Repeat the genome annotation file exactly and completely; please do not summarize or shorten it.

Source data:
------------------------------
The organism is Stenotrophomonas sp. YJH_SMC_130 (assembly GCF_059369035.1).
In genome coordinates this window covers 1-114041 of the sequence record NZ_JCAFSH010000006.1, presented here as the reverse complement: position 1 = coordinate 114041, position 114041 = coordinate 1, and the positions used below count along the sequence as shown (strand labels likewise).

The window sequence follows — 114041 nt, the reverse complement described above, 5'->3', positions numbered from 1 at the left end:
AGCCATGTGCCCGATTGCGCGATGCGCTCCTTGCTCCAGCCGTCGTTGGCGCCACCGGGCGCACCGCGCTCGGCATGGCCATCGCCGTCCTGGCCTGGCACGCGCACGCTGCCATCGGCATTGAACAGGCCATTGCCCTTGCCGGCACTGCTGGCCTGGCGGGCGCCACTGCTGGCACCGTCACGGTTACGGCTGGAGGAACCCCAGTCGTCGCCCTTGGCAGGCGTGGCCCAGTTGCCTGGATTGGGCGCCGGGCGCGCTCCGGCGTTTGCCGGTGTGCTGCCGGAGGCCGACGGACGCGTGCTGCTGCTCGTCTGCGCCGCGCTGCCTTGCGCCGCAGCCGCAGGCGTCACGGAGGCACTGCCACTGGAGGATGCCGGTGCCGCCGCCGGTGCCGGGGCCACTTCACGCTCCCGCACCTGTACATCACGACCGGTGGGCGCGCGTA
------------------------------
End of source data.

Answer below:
The organism is Stenotrophomonas sp. YJH_SMC_130 (assembly GCF_059369035.1).
In genome coordinates this window covers 1-114041 of the sequence record NZ_JCAFSH010000006.1, presented here as the reverse complement: position 1 = coordinate 114041, position 114041 = coordinate 1, and the positions used below count along the sequence as shown (strand labels likewise).

The window sequence follows — 114041 nt, the reverse complement described above, 5'->3', positions numbered from 1 at the left end:
AGCCATGTGCCCGATTGCGCGATGCGCTCCTTGCTCCAGCCGTCGTTGGCGCCACCGGGCGCACCGCGCTCGGCATGGCCATCGCCGTCCTGGCCTGGCACGCGCACGCTGCCATCGGCATTGAACAGGCCATTGCCCTTGCCGGCACTGCTGGCCTGGCGGGCGCCACTGCTGGCACCGTCACGGTTACGGCTGGAGGAACCCCAGTCGTCGCCCTTGGCAGGCGTGGCCCAGTTGCCTGGATTGGGCGCCGGGCGCGCTCCGGCGTTTGCCGGTGTGCTGCCGGAGGCCGACGGACGCGTGCTGCTGCTCGTCTGCGCCGCGCTGCCTTGCGCCGCAGCCGCAGGCGTCACGGAGGCACTGCCACTGGAGGATGCCGGTGCCGCCGCCGGTGCCGGGGCCACTTCACGCTCCCGCACCTGTACATCACGACCGGTGGGCGCGCGTA